The Tatra Mountains are a proven training ground for Polish and Slovak mountaineers, and in some ways, they are for me reminiscent of the Cuillin Mountains in Skye, but their higher altitude and eastern continental position mean severe winter conditions. And it was in these mountains that Voytek over the next few years honed his mountaineering skills, pioneering rock routes harder than the then existing grades and winter ascents such as the Sciek(The Sewer) and the Pajaki (Spiders) on the huge Kazalnica wall. Working at a succession of jobs, climbing began to dominate his life, but he was operating historically in a tumultuous period politically and of religiosity in Poland.

The Roman Catholic religion held sway despite the Communist masters, but for the climbers, it was freedom that they sought, and for Voytek he was neither caught by religion or politics he was keenest on developing his climbing and travelling experience, despite the travails caused by money and equipment shortage. He also had literary ambitions and was moved by art and music. A most telling quote about his winter climbs in the Tatras was his attitude to bivouacs, ‘you had to learn how to live on the mountain, making comfortable and safe bivouacs. This is the knowledge we later took to the Hindu Kush and the Himalaya’.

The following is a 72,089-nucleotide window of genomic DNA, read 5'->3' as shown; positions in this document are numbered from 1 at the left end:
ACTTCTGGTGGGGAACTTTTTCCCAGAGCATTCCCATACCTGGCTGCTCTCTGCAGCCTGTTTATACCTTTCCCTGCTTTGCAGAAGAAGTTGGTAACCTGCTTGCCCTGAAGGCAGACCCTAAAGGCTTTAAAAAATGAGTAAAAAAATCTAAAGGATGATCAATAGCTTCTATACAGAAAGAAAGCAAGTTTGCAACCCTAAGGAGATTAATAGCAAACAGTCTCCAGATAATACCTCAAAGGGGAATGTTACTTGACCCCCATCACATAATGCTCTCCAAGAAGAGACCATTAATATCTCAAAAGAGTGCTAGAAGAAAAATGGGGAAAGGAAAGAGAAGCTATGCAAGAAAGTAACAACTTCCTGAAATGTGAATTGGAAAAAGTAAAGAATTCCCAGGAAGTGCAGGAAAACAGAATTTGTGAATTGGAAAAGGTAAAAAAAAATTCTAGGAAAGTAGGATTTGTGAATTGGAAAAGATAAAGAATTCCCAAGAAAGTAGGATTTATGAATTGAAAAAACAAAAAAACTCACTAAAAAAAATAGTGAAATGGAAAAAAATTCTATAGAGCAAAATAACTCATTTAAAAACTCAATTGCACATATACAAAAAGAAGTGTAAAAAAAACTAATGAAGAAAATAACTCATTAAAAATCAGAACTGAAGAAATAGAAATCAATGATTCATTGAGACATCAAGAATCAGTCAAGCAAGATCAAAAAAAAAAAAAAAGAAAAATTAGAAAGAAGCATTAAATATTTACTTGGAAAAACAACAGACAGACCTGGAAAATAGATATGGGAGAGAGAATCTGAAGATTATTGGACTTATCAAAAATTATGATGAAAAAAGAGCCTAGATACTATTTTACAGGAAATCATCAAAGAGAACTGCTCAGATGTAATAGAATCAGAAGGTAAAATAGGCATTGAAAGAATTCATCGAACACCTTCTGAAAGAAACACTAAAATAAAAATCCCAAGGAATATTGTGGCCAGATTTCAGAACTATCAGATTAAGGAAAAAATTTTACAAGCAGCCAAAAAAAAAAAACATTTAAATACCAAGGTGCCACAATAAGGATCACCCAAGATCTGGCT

A surprise to me is there is no coverage in the book of Voytek’s Alpine climbs. Because of his outstanding routes in the Tatras, he with some other Polish climbers, were able via PZA arrangements with the Ecole National (ENSA), to visit Chamonix. Voytek made repeats of some of the areas classics, and in 1973 a new route on the North Face of the Petit Dru with Jerzy Kukuczka and Marek Lukaszewski, and in 1975 with the same partners a new Polish Route on the Grandes Jorasses North Face.

However, prior to these Alpine routes in 1972, he had been on one of the multi member Polish expeditions to the Hindu Kush, in which ten climbers from Krakow took part. They were a feature of that countries mountaineering in that decade, by ducking and diving, with limited funds, somehow they transported themselves and their equipment by truck or by train to reach Afghanistan. On this trip Voytek made three first ascents including one of the first Alpine style climbs over 7000 metres, the North Face of Akher Chioch 7,017m with Piotr Jasinski, Marek Kowalczyk, and Jacek Rusieki; an experience that was to influence his approach to high mountains in the future. This first expedition was a happy one and all the participants returned to Poland as friends. But it’s a good job none of us know what lies ahead in our lives, for three of these close friends of Voytek’s from this trip were all to die subsequently in road traffic accidents!